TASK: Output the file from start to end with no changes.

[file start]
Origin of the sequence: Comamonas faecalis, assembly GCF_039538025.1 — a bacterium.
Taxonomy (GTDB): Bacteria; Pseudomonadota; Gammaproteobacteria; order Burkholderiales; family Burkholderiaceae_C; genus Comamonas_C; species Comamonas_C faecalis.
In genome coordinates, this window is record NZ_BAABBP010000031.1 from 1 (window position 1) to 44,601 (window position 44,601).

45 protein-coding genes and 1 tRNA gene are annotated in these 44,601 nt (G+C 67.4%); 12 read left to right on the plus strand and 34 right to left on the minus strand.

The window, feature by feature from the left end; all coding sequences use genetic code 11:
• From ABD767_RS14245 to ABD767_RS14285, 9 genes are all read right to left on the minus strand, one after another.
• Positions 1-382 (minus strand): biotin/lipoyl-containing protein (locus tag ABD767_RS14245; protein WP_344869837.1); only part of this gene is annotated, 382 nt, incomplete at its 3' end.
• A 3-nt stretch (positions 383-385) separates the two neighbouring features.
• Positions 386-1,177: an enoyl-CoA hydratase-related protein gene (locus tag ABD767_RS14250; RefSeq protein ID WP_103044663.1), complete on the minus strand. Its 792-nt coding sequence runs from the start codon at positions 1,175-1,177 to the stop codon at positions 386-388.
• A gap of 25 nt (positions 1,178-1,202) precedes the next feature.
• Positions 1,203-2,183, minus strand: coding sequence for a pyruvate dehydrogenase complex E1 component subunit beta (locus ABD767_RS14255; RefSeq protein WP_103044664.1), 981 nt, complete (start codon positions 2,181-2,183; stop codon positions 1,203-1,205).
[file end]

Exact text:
Origin of the sequence: Comamonas faecalis, assembly GCF_039538025.1 — a bacterium.
Taxonomy (GTDB): Bacteria; Pseudomonadota; Gammaproteobacteria; order Burkholderiales; family Burkholderiaceae_C; genus Comamonas_C; species Comamonas_C faecalis.
In genome coordinates, this window is record NZ_BAABBP010000031.1 from 1 (window position 1) to 44,601 (window position 44,601).

45 protein-coding genes and 1 tRNA gene are annotated in these 44,601 nt (G+C 67.4%); 12 read left to right on the plus strand and 34 right to left on the minus strand.

The window, feature by feature from the left end; all coding sequences use genetic code 11:
• From ABD767_RS14245 to ABD767_RS14285, 9 genes are all read right to left on the minus strand, one after another.
• Positions 1-382 (minus strand): biotin/lipoyl-containing protein (locus tag ABD767_RS14245; protein WP_344869837.1); only part of this gene is annotated, 382 nt, incomplete at its 3' end.
• A 3-nt stretch (positions 383-385) separates the two neighbouring features.
• Positions 386-1,177: an enoyl-CoA hydratase-related protein gene (locus tag ABD767_RS14250; RefSeq protein ID WP_103044663.1), complete on the minus strand. Its 792-nt coding sequence runs from the start codon at positions 1,175-1,177 to the stop codon at positions 386-388.
• A gap of 25 nt (positions 1,178-1,202) precedes the next feature.
• Positions 1,203-2,183, minus strand: coding sequence for a pyruvate dehydrogenase complex E1 component subunit beta (locus ABD767_RS14255; RefSeq protein WP_103044664.1), 981 nt, complete (start codon positions 2,181-2,183; stop codon positions 1,203-1,205).